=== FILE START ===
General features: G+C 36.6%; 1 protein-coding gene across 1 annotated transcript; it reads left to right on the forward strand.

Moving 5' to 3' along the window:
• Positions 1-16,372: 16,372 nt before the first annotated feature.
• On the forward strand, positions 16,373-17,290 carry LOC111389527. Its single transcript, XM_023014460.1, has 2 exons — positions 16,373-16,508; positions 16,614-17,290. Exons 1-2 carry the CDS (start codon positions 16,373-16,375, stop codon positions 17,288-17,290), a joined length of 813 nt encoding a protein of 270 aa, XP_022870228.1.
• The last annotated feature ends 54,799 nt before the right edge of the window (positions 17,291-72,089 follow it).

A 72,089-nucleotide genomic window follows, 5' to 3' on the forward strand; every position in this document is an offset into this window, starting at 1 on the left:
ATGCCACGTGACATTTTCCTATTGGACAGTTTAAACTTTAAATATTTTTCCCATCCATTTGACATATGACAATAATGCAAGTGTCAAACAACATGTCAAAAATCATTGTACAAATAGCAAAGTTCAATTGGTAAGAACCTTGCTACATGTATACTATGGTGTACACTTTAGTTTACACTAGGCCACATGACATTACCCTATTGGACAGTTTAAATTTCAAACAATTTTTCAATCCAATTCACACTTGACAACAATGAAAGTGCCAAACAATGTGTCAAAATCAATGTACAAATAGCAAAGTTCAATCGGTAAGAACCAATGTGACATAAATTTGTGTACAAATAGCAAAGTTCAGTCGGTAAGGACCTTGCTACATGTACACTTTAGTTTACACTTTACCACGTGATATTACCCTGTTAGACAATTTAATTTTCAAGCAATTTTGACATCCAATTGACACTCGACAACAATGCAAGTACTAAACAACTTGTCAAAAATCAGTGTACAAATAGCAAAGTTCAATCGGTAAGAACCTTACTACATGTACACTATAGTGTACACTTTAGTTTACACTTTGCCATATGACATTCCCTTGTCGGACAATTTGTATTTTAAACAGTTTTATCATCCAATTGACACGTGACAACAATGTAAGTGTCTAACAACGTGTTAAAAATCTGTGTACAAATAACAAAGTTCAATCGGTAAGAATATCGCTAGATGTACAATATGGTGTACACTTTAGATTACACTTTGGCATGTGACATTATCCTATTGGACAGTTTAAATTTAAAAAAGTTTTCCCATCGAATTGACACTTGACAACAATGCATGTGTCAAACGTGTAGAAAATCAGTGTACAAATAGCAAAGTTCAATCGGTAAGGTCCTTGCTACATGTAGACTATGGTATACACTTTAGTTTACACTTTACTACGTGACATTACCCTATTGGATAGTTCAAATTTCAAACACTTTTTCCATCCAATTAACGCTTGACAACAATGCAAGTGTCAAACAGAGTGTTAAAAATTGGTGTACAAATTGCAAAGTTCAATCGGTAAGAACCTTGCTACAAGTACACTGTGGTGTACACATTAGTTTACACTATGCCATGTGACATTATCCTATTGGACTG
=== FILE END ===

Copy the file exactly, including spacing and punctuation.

General features: G+C 36.6%; 1 protein-coding gene across 1 annotated transcript; it reads left to right on the forward strand.

Moving 5' to 3' along the window:
• Positions 1-16,372: 16,372 nt before the first annotated feature.
• On the forward strand, positions 16,373-17,290 carry LOC111389527. Its single transcript, XM_023014460.1, has 2 exons — positions 16,373-16,508; positions 16,614-17,290. Exons 1-2 carry the CDS (start codon positions 16,373-16,375, stop codon positions 17,288-17,290), a joined length of 813 nt encoding a protein of 270 aa, XP_022870228.1.
• The last annotated feature ends 54,799 nt before the right edge of the window (positions 17,291-72,089 follow it).

A 72,089-nucleotide genomic window follows, 5' to 3' on the forward strand; every position in this document is an offset into this window, starting at 1 on the left:
ATGCCACGTGACATTTTCCTATTGGACAGTTTAAACTTTAAATATTTTTCCCATCCATTTGACATATGACAATAATGCAAGTGTCAAACAACATGTCAAAAATCATTGTACAAATAGCAAAGTTCAATTGGTAAGAACCTTGCTACATGTATACTATGGTGTACACTTTAGTTTACACTAGGCCACATGACATTACCCTATTGGACAGTTTAAATTTCAAACAATTTTTCAATCCAATTCACACTTGACAACAATGAAAGTGCCAAACAATGTGTCAAAATCAATGTACAAATAGCAAAGTTCAATCGGTAAGAACCAATGTGACATAAATTTGTGTACAAATAGCAAAGTTCAGTCGGTAAGGACCTTGCTACATGTACACTTTAGTTTACACTTTACCACGTGATATTACCCTGTTAGACAATTTAATTTTCAAGCAATTTTGACATCCAATTGACACTCGACAACAATGCAAGTACTAAACAACTTGTCAAAAATCAGTGTACAAATAGCAAAGTTCAATCGGTAAGAACCTTACTACATGTACACTATAGTGTACACTTTAGTTTACACTTTGCCATATGACATTCCCTTGTCGGACAATTTGTATTTTAAACAGTTTTATCATCCAATTGACACGTGACAACAATGTAAGTGTCTAACAACGTGTTAAAAATCTGTGTACAAATAACAAAGTTCAATCGGTAAGAATATCGCTAGATGTACAATATGGTGTACACTTTAGATTACACTTTGGCATGTGACATTATCCTATTGGACAGTTTAAATTTAAAAAAGTTTTCCCATCGAATTGACACTTGACAACAATGCATGTGTCAAACGTGTAGAAAATCAGTGTACAAATAGCAAAGTTCAATCGGTAAGGTCCTTGCTACATGTAGACTATGGTATACACTTTAGTTTACACTTTACTACGTGACATTACCCTATTGGATAGTTCAAATTTCAAACACTTTTTCCATCCAATTAACGCTTGACAACAATGCAAGTGTCAAACAGAGTGTTAAAAATTGGTGTACAAATTGCAAAGTTCAATCGGTAAGAACCTTGCTACAAGTACACTGTGGTGTACACATTAGTTTACACTATGCCATGTGACATTATCCTATTGGACTG